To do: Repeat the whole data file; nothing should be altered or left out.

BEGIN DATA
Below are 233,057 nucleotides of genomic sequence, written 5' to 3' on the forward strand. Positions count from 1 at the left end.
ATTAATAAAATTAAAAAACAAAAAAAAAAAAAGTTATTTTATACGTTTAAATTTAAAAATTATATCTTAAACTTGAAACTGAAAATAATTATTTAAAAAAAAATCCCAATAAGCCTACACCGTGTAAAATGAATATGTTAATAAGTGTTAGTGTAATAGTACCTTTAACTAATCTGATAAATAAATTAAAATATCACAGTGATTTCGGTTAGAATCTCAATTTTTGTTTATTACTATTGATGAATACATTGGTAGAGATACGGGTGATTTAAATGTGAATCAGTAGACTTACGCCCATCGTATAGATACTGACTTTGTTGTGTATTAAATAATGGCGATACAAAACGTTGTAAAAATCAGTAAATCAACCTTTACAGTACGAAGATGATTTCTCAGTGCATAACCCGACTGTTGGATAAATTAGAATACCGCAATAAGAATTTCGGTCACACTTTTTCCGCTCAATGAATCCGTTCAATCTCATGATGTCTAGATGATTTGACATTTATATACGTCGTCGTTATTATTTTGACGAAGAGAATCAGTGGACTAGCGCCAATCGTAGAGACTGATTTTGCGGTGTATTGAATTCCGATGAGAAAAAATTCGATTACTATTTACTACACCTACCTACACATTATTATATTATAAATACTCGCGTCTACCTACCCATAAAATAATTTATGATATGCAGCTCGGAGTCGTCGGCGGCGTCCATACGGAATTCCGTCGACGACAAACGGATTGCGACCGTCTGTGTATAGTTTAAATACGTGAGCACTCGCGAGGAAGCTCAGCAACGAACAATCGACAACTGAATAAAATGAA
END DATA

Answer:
Below are 233,057 nucleotides of genomic sequence, written 5' to 3' on the forward strand. Positions count from 1 at the left end.
ATTAATAAAATTAAAAAACAAAAAAAAAAAAAGTTATTTTATACGTTTAAATTTAAAAATTATATCTTAAACTTGAAACTGAAAATAATTATTTAAAAAAAAATCCCAATAAGCCTACACCGTGTAAAATGAATATGTTAATAAGTGTTAGTGTAATAGTACCTTTAACTAATCTGATAAATAAATTAAAATATCACAGTGATTTCGGTTAGAATCTCAATTTTTGTTTATTACTATTGATGAATACATTGGTAGAGATACGGGTGATTTAAATGTGAATCAGTAGACTTACGCCCATCGTATAGATACTGACTTTGTTGTGTATTAAATAATGGCGATACAAAACGTTGTAAAAATCAGTAAATCAACCTTTACAGTACGAAGATGATTTCTCAGTGCATAACCCGACTGTTGGATAAATTAGAATACCGCAATAAGAATTTCGGTCACACTTTTTCCGCTCAATGAATCCGTTCAATCTCATGATGTCTAGATGATTTGACATTTATATACGTCGTCGTTATTATTTTGACGAAGAGAATCAGTGGACTAGCGCCAATCGTAGAGACTGATTTTGCGGTGTATTGAATTCCGATGAGAAAAAATTCGATTACTATTTACTACACCTACCTACACATTATTATATTATAAATACTCGCGTCTACCTACCCATAAAATAATTTATGATATGCAGCTCGGAGTCGTCGGCGGCGTCCATACGGAATTCCGTCGACGACAAACGGATTGCGACCGTCTGTGTATAGTTTAAATACGTGAGCACTCGCGAGGAAGCTCAGCAACGAACAATCGACAACTGAATAAAATGAA